Neurobiologists show how cornichon proteins dictate the course of excitatory transmission between nerve cells.
Prof. Dr. Bernd Fakler and Dr. Sami Boudkkazi and their research team at the Institute of Physiology and the Cluster of Excellence BIOSS 'Centre for Biological Signalling Studies' of the University of Freiburg have succeeded in clarifying the function of the so-called cornichon proteins in the brain: They improve the communication between neurons and the reliability of signal transmission. The biologists published their findings in the journal Neuron.
In 2009, Fakler's research group has already demonstrated that the cornichon proteins are part of the AMPA-type glutamate receptors in the membranes of neurons in the brain. These receptors are composed of a pool of up to 35 proteins, and 70-80 percent of them contain cornichon proteins. The AMPA receptors are located at synapses -- the junctions between two neurons where signals are transmitted.
Upon its release from one cell, the neurotransmitter glutamate binds to the AMPA receptors of a neighboring cell and thus excites it. As a general rule, however, neurons in the brain do not pass on information upon single excitations, but rather integrate excitations over time. Thus, the more excitatory stimuli a neuron receives from different synapses, the more likely it will transmit the information.
AMPA receptors have a special function for cellular learning, explains Fakler: "After 'learning', a neuron transmits signals more quickly and reliably upon stimulation. As far as we can tell, neurons achieve this primarily by increasing the amount of AMPA receptors in their synapses, which leads to stronger excitation." By elucidating the structure of the AMPA receptors, researchers hope to improve their understanding of learning processes in the brain.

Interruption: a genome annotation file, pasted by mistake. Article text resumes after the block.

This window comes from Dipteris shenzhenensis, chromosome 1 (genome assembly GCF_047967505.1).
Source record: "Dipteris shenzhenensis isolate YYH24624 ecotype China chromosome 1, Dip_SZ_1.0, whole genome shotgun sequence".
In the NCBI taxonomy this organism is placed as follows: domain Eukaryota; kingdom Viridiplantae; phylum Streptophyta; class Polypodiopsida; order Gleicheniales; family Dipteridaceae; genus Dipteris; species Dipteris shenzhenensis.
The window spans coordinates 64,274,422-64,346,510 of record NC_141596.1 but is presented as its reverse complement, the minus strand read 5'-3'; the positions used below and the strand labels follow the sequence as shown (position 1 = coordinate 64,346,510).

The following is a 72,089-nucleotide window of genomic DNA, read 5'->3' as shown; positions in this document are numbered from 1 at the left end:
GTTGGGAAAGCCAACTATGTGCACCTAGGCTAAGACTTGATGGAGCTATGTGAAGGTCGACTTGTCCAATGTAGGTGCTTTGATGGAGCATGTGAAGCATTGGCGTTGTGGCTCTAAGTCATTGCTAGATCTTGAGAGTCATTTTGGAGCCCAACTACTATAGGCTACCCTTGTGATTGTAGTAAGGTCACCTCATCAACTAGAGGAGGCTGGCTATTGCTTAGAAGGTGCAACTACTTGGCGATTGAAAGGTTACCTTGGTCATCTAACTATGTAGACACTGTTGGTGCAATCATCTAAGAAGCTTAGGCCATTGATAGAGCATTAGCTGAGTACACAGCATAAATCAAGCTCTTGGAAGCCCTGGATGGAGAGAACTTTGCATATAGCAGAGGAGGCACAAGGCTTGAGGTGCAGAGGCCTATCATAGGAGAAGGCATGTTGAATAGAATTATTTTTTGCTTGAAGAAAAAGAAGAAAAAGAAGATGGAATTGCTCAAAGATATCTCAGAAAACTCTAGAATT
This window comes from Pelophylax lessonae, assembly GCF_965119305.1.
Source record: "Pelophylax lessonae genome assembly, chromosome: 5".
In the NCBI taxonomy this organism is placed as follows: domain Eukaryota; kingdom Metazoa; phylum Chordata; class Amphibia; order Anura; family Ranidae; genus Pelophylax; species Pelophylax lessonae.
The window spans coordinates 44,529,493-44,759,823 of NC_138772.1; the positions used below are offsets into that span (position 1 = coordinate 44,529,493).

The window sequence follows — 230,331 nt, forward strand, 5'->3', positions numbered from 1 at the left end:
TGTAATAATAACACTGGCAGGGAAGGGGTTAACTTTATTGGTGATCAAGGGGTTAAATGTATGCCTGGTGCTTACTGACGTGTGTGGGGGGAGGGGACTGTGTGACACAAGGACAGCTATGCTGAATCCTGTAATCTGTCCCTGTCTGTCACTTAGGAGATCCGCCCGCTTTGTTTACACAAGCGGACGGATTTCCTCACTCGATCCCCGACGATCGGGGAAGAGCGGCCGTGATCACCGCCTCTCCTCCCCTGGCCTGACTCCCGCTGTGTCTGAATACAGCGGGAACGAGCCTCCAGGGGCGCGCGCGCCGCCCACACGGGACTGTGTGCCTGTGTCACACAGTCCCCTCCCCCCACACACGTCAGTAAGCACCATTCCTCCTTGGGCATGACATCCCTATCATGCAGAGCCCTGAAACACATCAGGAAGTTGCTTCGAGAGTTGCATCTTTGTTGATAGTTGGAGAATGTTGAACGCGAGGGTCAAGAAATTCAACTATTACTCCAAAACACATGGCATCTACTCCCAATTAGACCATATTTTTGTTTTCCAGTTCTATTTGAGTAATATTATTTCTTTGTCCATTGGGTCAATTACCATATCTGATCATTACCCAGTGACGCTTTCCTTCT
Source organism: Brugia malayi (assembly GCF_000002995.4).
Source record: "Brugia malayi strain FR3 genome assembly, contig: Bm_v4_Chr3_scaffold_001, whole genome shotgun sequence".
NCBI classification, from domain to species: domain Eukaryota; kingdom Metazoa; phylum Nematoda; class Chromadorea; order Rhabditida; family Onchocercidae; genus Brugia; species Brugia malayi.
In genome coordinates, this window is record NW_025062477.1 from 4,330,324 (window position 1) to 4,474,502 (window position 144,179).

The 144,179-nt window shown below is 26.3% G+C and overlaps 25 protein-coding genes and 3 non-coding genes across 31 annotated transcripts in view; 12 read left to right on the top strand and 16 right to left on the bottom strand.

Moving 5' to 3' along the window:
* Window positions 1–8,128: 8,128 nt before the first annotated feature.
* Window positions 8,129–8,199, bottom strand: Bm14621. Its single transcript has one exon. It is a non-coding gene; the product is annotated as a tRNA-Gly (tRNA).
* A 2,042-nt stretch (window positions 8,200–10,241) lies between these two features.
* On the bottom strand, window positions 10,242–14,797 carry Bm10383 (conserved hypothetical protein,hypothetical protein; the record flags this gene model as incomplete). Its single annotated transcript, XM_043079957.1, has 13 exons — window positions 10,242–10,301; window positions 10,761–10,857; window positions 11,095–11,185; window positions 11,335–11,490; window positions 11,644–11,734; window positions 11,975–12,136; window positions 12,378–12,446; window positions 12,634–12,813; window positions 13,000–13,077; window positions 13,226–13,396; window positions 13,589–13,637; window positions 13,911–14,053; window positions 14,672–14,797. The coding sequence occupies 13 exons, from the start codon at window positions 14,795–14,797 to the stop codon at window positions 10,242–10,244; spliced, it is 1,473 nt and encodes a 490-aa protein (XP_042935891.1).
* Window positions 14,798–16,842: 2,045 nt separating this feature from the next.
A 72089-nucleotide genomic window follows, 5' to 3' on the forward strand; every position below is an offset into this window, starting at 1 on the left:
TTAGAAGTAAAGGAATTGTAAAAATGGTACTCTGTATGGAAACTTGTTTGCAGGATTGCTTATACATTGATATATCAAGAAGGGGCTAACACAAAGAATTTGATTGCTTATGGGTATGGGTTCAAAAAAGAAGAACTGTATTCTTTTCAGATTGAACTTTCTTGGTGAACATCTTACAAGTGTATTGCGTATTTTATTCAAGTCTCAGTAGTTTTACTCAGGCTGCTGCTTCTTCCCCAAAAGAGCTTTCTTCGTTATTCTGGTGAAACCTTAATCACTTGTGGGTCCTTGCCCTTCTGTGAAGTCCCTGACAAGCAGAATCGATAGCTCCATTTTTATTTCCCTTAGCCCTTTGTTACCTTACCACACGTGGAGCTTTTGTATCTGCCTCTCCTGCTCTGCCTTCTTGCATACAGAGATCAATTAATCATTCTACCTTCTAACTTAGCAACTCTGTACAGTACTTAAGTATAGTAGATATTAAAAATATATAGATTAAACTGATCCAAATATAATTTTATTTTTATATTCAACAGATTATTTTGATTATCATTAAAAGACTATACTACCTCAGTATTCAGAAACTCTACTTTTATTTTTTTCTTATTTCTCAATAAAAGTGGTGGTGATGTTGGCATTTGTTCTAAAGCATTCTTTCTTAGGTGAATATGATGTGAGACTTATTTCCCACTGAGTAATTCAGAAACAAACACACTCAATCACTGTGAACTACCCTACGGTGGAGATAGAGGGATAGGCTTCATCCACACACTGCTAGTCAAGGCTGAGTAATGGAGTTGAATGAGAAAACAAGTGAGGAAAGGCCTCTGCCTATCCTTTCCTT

The biologists have now discovered that "Cornichon-containing AMPA receptors keep their pores open for a longer period of time after activation by glutamate, thus promoting a longer-lasting excitatory current," says Fakler. As a consequence of the increased synaptic excitation, the threshold for transmission of information is reached more quickly and reliably.
It was previously unclear why some neurons, such as interneurons, show short excitatory currents, while others, like mossy cells or pyramidal cells, exhibit longer-lasting excitations. The Freiburg researchers demonstrated the key role of the cornichon proteins by studying the electrical signals at individual synapses in the rat brain: They stimulated the synapses of mossy cells and interneurons and compared the ionic currents through the respective AMPA receptors. By labelling the cornichon proteins, they demonstrated that mossy cells with cornichon-containing AMPA receptors maintain their excitation for longer periods.
In addition, the biologists shortened the periods of excitation by removing cornichon proteins from the mossy cells via virus-mediated protein knockdown. When they added cornichon proteins to interneurons via virus-driven protein expression -- these neurons were excited for longer periods of time.
Cite This Page: